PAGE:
Targeting the “Cellular Post Office” May Halt Mesothelioma Growth
One of the most critical breakthroughs needed to slow the number of patients dying from aggressive cancers, including lung cancer and mesothelioma, is to find an effective way to stop the cancer cells from dividing and migrating to other organs. Once cancer metastasizes, the battle to save the patient is significantly more challenging. Now, researchers from England and the U.S. have joined forces to find a way to stop this cancer growth, and they report that it is the “cellular post office” that should be targeted.
Researchers at the University of York and the University of Texas MD Anderson Cancer Center came together to find a way to halt the growth of lung cancer by looking at a key line of communication among cancer cells. The “cellular post office,” or the Golgi apparatus, gathers proteins into a ‘package’ (vesicles) and transports them to areas outside of the cells, thus allowing cancer to metastasize and grow.
The researchers identified two proteins, PAQR111 and Zeb1, that communicate allowing the cancer cells to break free from the lungs and travel throughout the body. The communication takes place in the Golgi, according to a Nov. 24 press release from the University of York.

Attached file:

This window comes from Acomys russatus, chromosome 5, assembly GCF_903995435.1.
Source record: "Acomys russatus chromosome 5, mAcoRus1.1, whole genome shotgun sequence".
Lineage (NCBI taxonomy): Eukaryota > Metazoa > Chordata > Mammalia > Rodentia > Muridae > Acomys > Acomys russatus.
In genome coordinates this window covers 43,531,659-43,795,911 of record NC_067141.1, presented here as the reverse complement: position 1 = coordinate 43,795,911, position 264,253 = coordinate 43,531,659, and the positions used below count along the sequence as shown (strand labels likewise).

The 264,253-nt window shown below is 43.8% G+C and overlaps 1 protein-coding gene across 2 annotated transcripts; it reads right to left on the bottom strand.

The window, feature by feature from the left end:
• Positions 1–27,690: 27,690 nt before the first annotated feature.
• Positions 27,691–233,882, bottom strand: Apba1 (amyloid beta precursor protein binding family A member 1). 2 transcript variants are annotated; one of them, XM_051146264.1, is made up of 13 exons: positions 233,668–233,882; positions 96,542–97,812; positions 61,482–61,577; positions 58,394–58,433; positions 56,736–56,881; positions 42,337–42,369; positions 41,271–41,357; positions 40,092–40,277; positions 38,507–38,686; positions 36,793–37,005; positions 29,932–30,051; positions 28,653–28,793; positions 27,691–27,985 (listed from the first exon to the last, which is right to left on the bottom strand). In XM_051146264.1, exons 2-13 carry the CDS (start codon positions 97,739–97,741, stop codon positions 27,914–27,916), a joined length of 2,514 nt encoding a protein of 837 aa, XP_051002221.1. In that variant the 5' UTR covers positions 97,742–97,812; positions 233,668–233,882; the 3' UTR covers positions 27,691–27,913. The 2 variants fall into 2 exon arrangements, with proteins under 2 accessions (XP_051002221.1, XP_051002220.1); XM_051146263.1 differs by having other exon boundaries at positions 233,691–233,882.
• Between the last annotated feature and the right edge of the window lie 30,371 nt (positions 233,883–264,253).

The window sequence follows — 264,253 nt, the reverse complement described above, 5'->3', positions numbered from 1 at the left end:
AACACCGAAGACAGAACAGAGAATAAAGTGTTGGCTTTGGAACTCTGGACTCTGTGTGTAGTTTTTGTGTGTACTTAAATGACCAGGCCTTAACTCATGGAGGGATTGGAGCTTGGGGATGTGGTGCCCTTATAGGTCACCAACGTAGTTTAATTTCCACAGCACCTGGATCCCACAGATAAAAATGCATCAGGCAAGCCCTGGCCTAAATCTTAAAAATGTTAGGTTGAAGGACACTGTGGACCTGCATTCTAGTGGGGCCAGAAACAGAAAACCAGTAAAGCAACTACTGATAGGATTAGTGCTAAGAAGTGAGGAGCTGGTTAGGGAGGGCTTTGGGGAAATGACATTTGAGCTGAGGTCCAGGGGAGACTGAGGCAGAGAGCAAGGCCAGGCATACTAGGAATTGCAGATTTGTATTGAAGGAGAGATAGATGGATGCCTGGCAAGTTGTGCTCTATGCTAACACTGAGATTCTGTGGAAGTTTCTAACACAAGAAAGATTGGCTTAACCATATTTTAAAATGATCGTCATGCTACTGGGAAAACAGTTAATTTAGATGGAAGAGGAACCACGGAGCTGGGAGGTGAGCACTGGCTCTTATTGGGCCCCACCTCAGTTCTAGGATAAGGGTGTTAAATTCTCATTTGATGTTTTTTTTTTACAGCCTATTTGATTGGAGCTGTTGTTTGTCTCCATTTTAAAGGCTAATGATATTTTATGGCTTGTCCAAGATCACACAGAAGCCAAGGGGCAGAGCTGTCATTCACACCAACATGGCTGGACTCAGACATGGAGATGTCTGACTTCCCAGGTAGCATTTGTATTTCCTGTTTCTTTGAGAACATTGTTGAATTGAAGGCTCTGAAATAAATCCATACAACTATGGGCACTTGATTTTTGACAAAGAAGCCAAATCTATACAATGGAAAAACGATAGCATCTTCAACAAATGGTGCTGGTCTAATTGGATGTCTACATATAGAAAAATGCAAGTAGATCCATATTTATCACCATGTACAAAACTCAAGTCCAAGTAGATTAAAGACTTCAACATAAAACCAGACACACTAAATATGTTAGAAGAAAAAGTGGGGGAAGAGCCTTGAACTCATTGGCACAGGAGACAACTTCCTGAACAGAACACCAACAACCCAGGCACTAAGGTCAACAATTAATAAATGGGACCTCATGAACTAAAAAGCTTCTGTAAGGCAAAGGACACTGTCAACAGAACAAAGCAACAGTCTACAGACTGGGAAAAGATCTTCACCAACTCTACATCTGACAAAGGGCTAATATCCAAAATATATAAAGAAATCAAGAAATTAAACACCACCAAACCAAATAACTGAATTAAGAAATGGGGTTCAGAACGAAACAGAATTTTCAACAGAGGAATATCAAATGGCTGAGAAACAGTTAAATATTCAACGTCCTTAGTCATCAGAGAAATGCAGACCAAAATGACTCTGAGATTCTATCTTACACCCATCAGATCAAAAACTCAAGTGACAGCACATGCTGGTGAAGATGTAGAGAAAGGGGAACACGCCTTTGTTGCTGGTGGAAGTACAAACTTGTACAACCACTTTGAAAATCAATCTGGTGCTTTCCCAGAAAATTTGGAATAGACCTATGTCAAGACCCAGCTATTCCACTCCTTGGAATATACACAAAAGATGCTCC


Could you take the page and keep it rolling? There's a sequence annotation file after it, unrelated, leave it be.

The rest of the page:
“Now that we recognise this system, there is the potential to develop a drug that interferes with this communication and prevents the Golgi apparatus from facilitating the movement of the membrane sacks,” said Dr. Daniel Ungar, from the University of York’s Department of Biology, in a Nov. 24 press release from the University of York.
Pleural mesothelioma, a cancer of the lining of the lungs caused by past asbestos exposure, is one cancer that is highly aggressive and spreads quickly to other sites. Survival is typically one year after diagnosis. Research shows that metastasis is the cause of nearly 90 percent of cancer deaths, making it critically important that researchers fully understand how to stop metastasis to increase survival in mesothelioma patients.
See the Nov. 21 issue of The Journal of Clinical Investigation for the full study.